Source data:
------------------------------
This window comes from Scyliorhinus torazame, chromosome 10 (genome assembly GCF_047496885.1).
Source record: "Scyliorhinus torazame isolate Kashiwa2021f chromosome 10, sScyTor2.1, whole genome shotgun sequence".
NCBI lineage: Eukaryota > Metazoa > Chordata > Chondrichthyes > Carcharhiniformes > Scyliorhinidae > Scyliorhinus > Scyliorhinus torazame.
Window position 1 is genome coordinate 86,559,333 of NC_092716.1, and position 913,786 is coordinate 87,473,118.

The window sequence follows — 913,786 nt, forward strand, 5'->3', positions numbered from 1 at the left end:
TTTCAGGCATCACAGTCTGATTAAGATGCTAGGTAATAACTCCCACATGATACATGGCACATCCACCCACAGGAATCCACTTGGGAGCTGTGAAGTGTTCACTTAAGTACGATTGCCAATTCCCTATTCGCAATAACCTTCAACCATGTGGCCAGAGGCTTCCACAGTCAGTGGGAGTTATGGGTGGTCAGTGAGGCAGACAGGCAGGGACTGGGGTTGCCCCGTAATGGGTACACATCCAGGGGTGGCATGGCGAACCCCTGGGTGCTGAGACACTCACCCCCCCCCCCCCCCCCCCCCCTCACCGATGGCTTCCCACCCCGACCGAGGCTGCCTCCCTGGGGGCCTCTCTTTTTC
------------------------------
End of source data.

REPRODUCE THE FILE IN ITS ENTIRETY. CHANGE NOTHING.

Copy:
This window comes from Scyliorhinus torazame, chromosome 10 (genome assembly GCF_047496885.1).
Source record: "Scyliorhinus torazame isolate Kashiwa2021f chromosome 10, sScyTor2.1, whole genome shotgun sequence".
NCBI lineage: Eukaryota > Metazoa > Chordata > Chondrichthyes > Carcharhiniformes > Scyliorhinidae > Scyliorhinus > Scyliorhinus torazame.
Window position 1 is genome coordinate 86,559,333 of NC_092716.1, and position 913,786 is coordinate 87,473,118.

The window sequence follows — 913,786 nt, forward strand, 5'->3', positions numbered from 1 at the left end:
TTTCAGGCATCACAGTCTGATTAAGATGCTAGGTAATAACTCCCACATGATACATGGCACATCCACCCACAGGAATCCACTTGGGAGCTGTGAAGTGTTCACTTAAGTACGATTGCCAATTCCCTATTCGCAATAACCTTCAACCATGTGGCCAGAGGCTTCCACAGTCAGTGGGAGTTATGGGTGGTCAGTGAGGCAGACAGGCAGGGACTGGGGTTGCCCCGTAATGGGTACACATCCAGGGGTGGCATGGCGAACCCCTGGGTGCTGAGACACTCACCCCCCCCCCCCCCCCCCCCCCTCACCGATGGCTTCCCACCCCGACCGAGGCTGCCTCCCTGGGGGCCTCTCTTTTTC